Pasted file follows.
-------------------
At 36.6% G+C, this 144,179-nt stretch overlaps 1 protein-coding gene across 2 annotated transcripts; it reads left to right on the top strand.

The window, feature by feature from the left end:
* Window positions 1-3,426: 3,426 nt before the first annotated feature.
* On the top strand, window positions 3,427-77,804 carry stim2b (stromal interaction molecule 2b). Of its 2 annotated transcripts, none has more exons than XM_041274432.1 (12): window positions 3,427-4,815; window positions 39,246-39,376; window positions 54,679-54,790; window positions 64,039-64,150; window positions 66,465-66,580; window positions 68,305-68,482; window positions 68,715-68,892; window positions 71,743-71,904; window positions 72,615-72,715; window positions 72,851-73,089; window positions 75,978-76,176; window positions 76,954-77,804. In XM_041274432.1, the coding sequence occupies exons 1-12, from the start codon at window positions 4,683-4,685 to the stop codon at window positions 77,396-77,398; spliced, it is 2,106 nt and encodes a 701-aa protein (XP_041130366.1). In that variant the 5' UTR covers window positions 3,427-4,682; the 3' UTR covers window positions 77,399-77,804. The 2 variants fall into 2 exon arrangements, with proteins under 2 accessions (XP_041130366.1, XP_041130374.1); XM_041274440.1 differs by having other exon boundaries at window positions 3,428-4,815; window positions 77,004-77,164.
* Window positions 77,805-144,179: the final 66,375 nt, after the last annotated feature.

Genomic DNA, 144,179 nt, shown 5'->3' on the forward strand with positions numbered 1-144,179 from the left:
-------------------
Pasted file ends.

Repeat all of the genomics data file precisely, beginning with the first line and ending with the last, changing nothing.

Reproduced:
At 36.6% G+C, this 144,179-nt stretch overlaps 1 protein-coding gene across 2 annotated transcripts; it reads left to right on the top strand.

The window, feature by feature from the left end:
* Window positions 1-3,426: 3,426 nt before the first annotated feature.
* On the top strand, window positions 3,427-77,804 carry stim2b (stromal interaction molecule 2b). Of its 2 annotated transcripts, none has more exons than XM_041274432.1 (12): window positions 3,427-4,815; window positions 39,246-39,376; window positions 54,679-54,790; window positions 64,039-64,150; window positions 66,465-66,580; window positions 68,305-68,482; window positions 68,715-68,892; window positions 71,743-71,904; window positions 72,615-72,715; window positions 72,851-73,089; window positions 75,978-76,176; window positions 76,954-77,804. In XM_041274432.1, the coding sequence occupies exons 1-12, from the start codon at window positions 4,683-4,685 to the stop codon at window positions 77,396-77,398; spliced, it is 2,106 nt and encodes a 701-aa protein (XP_041130366.1). In that variant the 5' UTR covers window positions 3,427-4,682; the 3' UTR covers window positions 77,399-77,804. The 2 variants fall into 2 exon arrangements, with proteins under 2 accessions (XP_041130366.1, XP_041130374.1); XM_041274440.1 differs by having other exon boundaries at window positions 3,428-4,815; window positions 77,004-77,164.
* Window positions 77,805-144,179: the final 66,375 nt, after the last annotated feature.

Genomic DNA, 144,179 nt, shown 5'->3' on the forward strand with positions numbered 1-144,179 from the left: